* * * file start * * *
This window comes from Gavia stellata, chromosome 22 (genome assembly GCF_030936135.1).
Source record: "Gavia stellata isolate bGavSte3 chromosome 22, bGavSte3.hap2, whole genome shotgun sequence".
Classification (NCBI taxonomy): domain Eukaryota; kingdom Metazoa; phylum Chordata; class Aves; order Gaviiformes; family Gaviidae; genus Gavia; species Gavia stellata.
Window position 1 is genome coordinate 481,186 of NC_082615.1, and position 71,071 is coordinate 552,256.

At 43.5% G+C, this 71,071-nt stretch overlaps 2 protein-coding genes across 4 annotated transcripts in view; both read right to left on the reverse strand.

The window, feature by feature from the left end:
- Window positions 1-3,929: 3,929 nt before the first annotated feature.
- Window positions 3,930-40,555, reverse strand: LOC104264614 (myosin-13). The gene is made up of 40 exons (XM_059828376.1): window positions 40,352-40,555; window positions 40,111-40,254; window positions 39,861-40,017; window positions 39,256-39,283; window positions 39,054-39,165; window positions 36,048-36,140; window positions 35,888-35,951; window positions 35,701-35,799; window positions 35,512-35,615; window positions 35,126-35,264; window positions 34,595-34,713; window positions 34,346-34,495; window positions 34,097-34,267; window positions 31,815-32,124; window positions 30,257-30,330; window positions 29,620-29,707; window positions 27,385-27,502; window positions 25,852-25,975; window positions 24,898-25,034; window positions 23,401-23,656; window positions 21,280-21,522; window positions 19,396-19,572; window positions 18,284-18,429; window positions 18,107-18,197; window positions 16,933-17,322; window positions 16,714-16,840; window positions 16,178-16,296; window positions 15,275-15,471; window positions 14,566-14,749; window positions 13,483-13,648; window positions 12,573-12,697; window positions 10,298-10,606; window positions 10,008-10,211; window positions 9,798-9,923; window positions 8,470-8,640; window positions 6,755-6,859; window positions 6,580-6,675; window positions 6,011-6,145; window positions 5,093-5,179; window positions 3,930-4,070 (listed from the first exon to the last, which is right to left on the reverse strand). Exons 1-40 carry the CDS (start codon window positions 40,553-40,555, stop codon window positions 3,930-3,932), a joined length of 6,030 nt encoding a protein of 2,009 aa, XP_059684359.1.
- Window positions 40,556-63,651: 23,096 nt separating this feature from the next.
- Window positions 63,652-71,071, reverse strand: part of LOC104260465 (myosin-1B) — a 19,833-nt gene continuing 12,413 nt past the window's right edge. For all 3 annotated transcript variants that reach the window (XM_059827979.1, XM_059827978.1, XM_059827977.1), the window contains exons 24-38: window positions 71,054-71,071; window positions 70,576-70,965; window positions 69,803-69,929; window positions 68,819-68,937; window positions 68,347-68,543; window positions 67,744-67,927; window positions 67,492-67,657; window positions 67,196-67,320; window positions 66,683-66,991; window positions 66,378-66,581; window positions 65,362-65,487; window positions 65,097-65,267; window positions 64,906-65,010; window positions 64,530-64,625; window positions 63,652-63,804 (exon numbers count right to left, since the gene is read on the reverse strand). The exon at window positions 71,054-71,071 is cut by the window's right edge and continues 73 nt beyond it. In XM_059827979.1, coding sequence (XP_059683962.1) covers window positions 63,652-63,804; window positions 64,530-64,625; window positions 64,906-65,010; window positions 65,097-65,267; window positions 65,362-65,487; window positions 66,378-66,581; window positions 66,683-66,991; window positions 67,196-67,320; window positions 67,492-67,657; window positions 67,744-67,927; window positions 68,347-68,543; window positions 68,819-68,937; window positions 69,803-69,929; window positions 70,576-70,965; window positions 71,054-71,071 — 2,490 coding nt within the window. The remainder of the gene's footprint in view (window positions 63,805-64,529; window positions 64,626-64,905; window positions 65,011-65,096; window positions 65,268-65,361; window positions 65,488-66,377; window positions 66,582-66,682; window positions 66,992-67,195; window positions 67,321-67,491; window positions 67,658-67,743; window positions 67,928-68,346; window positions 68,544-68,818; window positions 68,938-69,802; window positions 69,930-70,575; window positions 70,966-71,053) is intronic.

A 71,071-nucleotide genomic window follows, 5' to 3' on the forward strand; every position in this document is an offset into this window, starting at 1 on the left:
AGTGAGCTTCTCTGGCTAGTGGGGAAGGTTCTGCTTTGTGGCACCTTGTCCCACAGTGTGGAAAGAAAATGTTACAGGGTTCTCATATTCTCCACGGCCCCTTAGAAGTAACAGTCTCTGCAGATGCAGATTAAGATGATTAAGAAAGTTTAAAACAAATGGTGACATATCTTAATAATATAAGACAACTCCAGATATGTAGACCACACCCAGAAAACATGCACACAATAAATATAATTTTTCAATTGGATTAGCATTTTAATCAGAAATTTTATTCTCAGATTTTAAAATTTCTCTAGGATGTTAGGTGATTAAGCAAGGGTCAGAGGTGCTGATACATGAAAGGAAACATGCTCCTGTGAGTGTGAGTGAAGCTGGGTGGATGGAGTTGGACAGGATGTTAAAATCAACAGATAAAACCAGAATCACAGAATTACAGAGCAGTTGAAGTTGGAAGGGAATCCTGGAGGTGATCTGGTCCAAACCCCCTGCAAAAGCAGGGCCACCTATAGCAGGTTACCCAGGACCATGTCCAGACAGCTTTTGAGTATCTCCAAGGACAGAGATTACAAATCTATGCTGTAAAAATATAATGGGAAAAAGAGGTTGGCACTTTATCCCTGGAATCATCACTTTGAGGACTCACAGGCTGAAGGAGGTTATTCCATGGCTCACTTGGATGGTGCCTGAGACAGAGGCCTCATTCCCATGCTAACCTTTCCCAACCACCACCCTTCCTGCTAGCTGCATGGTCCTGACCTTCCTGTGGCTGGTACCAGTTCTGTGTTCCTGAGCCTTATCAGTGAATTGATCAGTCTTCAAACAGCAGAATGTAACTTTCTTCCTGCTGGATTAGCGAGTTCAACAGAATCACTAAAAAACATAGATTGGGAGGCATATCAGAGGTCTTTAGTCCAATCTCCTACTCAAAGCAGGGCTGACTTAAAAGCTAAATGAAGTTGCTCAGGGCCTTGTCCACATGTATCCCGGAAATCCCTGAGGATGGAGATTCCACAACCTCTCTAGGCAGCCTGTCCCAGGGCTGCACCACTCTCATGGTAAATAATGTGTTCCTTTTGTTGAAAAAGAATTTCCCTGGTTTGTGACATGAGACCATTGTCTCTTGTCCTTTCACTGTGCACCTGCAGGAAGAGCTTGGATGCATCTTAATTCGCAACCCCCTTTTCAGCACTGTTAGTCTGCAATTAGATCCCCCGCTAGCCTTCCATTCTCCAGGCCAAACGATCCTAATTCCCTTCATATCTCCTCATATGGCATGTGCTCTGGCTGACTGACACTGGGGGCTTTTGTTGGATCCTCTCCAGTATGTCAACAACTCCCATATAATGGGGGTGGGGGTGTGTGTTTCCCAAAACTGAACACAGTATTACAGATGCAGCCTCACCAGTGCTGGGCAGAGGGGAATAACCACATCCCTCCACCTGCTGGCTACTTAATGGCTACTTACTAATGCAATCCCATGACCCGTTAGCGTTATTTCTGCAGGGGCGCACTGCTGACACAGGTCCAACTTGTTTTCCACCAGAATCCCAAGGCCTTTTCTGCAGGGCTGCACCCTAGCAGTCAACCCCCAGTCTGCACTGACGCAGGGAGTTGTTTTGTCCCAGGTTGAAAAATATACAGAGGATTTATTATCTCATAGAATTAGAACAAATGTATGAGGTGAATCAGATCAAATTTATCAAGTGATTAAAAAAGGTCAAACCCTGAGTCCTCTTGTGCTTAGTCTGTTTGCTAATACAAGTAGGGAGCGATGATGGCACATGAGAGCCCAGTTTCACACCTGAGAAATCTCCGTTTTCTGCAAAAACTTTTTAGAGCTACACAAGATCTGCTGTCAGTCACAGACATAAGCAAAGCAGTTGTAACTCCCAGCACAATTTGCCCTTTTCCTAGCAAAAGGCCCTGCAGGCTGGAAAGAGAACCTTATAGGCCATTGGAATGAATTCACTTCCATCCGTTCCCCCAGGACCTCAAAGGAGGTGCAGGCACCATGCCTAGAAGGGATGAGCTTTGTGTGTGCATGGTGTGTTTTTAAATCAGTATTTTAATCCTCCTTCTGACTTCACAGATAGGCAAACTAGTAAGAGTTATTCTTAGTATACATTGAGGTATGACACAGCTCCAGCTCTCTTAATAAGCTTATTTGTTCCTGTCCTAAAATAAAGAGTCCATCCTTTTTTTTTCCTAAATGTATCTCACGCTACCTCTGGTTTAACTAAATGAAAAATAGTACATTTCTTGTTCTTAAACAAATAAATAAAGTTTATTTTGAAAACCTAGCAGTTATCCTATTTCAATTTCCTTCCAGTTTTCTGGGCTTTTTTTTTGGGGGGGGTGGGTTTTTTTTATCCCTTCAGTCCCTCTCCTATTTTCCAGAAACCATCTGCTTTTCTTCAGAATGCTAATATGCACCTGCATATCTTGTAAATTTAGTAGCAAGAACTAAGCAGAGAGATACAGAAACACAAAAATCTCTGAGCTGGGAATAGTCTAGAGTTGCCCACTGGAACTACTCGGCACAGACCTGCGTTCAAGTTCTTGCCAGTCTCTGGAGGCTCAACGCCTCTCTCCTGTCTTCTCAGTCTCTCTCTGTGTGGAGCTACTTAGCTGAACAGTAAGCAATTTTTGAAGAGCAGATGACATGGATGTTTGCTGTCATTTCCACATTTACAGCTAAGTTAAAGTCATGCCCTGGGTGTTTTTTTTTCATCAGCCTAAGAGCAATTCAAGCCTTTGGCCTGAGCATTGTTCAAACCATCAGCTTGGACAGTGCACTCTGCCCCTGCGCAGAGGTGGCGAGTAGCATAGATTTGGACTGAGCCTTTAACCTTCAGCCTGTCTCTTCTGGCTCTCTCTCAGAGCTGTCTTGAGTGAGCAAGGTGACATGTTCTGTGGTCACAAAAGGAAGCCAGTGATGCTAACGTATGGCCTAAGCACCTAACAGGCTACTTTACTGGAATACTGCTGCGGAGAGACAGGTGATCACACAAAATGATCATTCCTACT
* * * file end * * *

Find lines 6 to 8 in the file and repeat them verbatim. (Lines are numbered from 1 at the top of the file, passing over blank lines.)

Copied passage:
The window, feature by feature from the left end:
- Window positions 1-3,929: 3,929 nt before the first annotated feature.
- Window positions 3,930-40,555, reverse strand: LOC104264614 (myosin-13). The gene is made up of 40 exons (XM_059828376.1): window positions 40,352-40,555; window positions 40,111-40,254; window positions 39,861-40,017; window positions 39,256-39,283; window positions 39,054-39,165; window positions 36,048-36,140; window positions 35,888-35,951; window positions 35,701-35,799; window positions 35,512-35,615; window positions 35,126-35,264; window positions 34,595-34,713; window positions 34,346-34,495; window positions 34,097-34,267; window positions 31,815-32,124; window positions 30,257-30,330; window positions 29,620-29,707; window positions 27,385-27,502; window positions 25,852-25,975; window positions 24,898-25,034; window positions 23,401-23,656; window positions 21,280-21,522; window positions 19,396-19,572; window positions 18,284-18,429; window positions 18,107-18,197; window positions 16,933-17,322; window positions 16,714-16,840; window positions 16,178-16,296; window positions 15,275-15,471; window positions 14,566-14,749; window positions 13,483-13,648; window positions 12,573-12,697; window positions 10,298-10,606; window positions 10,008-10,211; window positions 9,798-9,923; window positions 8,470-8,640; window positions 6,755-6,859; window positions 6,580-6,675; window positions 6,011-6,145; window positions 5,093-5,179; window positions 3,930-4,070 (listed from the first exon to the last, which is right to left on the reverse strand). Exons 1-40 carry the CDS (start codon window positions 40,553-40,555, stop codon window positions 3,930-3,932), a joined length of 6,030 nt encoding a protein of 2,009 aa, XP_059684359.1.